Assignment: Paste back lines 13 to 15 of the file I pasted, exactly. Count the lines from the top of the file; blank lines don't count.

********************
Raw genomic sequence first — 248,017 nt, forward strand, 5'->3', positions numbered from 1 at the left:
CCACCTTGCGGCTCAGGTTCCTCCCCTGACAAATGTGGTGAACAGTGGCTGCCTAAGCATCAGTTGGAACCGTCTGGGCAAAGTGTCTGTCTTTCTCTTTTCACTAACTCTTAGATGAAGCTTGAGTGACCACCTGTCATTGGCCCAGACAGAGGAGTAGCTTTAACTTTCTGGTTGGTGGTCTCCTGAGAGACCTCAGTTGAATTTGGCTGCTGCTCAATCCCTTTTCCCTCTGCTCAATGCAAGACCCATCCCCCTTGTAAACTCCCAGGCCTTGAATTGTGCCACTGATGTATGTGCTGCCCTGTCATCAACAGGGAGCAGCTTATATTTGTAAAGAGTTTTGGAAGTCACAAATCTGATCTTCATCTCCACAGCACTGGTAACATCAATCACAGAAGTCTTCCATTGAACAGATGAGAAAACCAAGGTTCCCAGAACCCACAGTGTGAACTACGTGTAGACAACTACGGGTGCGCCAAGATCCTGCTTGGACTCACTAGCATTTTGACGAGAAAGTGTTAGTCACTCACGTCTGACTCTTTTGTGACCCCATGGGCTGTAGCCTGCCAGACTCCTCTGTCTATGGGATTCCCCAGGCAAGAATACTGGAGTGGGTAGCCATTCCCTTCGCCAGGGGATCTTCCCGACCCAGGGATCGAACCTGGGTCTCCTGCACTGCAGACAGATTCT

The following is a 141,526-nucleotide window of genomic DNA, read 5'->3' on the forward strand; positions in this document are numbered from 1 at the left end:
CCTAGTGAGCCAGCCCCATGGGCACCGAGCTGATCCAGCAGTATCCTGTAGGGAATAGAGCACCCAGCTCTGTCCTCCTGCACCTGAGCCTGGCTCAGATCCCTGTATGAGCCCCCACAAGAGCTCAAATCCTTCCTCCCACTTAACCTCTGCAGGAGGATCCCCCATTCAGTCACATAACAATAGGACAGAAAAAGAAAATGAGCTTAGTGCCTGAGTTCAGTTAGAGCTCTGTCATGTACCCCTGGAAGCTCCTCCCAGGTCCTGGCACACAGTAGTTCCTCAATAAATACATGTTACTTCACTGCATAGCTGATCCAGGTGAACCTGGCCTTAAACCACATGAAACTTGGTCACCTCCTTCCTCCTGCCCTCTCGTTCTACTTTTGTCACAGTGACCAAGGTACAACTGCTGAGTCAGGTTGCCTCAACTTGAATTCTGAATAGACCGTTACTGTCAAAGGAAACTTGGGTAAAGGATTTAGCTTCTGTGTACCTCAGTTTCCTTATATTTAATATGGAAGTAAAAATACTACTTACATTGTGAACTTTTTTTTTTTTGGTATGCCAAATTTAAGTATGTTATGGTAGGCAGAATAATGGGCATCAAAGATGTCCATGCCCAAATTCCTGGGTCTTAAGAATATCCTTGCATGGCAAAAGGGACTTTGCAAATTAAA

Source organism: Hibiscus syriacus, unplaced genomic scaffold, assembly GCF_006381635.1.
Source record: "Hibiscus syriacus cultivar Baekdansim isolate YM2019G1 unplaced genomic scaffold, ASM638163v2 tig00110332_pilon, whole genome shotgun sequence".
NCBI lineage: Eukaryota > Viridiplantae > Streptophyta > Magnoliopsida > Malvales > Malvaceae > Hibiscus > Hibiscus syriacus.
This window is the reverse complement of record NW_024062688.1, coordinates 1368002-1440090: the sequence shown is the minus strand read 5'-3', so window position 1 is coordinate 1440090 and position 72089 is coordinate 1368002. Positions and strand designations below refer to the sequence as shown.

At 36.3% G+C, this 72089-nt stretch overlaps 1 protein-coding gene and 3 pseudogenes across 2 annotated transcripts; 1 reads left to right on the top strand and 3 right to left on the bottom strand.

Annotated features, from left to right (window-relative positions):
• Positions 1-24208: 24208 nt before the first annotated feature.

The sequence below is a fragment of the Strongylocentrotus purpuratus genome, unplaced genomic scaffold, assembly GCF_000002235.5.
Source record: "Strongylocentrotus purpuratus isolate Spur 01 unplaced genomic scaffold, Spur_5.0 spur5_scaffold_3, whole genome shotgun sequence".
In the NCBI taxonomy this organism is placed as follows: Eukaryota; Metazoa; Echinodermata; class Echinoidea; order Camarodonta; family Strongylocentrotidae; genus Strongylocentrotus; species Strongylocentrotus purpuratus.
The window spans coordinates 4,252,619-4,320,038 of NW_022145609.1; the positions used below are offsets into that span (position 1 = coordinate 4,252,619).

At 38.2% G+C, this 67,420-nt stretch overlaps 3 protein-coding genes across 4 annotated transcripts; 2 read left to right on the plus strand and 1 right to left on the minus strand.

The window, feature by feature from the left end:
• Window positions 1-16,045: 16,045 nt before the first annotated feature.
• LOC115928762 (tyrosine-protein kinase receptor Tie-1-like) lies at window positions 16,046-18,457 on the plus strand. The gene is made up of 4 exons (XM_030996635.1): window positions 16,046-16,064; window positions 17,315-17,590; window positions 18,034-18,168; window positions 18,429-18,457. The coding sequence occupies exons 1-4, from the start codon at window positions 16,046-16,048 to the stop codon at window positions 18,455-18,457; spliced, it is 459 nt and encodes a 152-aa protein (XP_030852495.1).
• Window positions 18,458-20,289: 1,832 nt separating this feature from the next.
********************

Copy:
Source record: "Strongylocentrotus purpuratus isolate Spur 01 unplaced genomic scaffold, Spur_5.0 spur5_scaffold_3, whole genome shotgun sequence".
In the NCBI taxonomy this organism is placed as follows: Eukaryota; Metazoa; Echinodermata; class Echinoidea; order Camarodonta; family Strongylocentrotidae; genus Strongylocentrotus; species Strongylocentrotus purpuratus.
The window spans coordinates 4,252,619-4,320,038 of NW_022145609.1; the positions used below are offsets into that span (position 1 = coordinate 4,252,619).